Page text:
The student as Pygmalion: Effect of student expectation on the teacher

    loading  Checking for direct PDF access through Ovid


Two experiments examined the possibility that student expectations regarding a teacher's competence can be communicated to the teacher and bring about the expected behavior. In Exp I, 39 female undergraduates acting as students were administered a lesson by a teacher (confederate) who the students expected to be either effective or ineffective. Results show significant differences in student attitudes, performance, and nonverbal behavior according to expectation. In Exp II, confederates acting as students emitted either positive or negative nonverbal behavior toward 40 female undergraduates acting as their teachers. There were significant effects on teachers' attitudes and behavior. Moreover, ratings of the teacher by judges showed teachers were rated as being more adequate under conditions of positive student nonverbal behavior than negative nonverbal behavior. (18 ref) (PsycINFO Database Record (c) 2006 APA, all rights reserved)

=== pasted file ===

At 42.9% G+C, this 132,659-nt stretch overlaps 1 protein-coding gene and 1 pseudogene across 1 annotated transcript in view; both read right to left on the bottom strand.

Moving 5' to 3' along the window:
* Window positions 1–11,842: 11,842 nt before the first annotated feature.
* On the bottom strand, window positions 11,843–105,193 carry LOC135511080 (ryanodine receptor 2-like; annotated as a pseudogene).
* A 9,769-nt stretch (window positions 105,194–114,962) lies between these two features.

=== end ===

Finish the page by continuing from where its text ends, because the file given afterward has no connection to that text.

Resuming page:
Related Topics

    loading  Loading Related Articles